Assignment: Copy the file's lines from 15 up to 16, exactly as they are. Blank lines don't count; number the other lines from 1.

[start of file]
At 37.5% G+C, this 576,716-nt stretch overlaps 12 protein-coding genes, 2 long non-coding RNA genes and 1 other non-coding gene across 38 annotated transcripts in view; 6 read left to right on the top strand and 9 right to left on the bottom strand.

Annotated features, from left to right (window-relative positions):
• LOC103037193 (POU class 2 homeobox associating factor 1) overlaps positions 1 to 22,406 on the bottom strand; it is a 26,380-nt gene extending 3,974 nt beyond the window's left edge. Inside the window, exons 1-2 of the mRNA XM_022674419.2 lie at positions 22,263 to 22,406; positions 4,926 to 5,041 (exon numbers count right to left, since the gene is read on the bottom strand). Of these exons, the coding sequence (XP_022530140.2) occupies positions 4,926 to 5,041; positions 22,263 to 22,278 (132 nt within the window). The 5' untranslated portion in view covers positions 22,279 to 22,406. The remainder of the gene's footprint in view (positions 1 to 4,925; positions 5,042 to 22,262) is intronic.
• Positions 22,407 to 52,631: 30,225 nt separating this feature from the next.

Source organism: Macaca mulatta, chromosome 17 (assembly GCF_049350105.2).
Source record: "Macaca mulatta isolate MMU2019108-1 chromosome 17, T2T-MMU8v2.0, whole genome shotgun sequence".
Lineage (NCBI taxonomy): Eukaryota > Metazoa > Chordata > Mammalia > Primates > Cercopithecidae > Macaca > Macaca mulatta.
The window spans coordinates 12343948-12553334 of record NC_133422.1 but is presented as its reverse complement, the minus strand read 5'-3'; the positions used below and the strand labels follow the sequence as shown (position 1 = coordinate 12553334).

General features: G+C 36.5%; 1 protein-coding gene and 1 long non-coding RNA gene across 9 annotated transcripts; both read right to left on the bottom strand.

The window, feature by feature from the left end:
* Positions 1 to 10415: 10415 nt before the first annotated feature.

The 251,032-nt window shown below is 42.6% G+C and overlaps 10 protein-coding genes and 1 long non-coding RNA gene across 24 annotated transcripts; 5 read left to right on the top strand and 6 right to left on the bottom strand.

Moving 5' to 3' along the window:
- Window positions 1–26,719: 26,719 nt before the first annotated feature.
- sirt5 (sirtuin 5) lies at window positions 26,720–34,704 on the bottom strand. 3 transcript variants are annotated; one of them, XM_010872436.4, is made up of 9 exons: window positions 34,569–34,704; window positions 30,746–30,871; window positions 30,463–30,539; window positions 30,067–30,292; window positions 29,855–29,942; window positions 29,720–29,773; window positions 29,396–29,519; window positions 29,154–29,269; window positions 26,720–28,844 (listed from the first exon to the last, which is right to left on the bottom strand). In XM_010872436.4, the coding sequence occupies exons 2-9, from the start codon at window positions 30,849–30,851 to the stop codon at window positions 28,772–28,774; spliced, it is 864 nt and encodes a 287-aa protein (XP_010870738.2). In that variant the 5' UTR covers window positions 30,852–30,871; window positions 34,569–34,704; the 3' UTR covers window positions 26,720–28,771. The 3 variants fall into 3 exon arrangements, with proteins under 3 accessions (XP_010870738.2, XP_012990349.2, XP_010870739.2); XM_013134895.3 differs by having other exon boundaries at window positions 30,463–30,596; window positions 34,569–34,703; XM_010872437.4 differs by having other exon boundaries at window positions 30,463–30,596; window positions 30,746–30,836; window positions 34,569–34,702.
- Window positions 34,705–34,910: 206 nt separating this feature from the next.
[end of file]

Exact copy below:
- sirt5 (sirtuin 5) lies at window positions 26,720–34,704 on the bottom strand. 3 transcript variants are annotated; one of them, XM_010872436.4, is made up of 9 exons: window positions 34,569–34,704; window positions 30,746–30,871; window positions 30,463–30,539; window positions 30,067–30,292; window positions 29,855–29,942; window positions 29,720–29,773; window positions 29,396–29,519; window positions 29,154–29,269; window positions 26,720–28,844 (listed from the first exon to the last, which is right to left on the bottom strand). In XM_010872436.4, the coding sequence occupies exons 2-9, from the start codon at window positions 30,849–30,851 to the stop codon at window positions 28,772–28,774; spliced, it is 864 nt and encodes a 287-aa protein (XP_010870738.2). In that variant the 5' UTR covers window positions 30,852–30,871; window positions 34,569–34,704; the 3' UTR covers window positions 26,720–28,771. The 3 variants fall into 3 exon arrangements, with proteins under 3 accessions (XP_010870738.2, XP_012990349.2, XP_010870739.2); XM_013134895.3 differs by having other exon boundaries at window positions 30,463–30,596; window positions 34,569–34,703; XM_010872437.4 differs by having other exon boundaries at window positions 30,463–30,596; window positions 30,746–30,836; window positions 34,569–34,702.
- Window positions 34,705–34,910: 206 nt separating this feature from the next.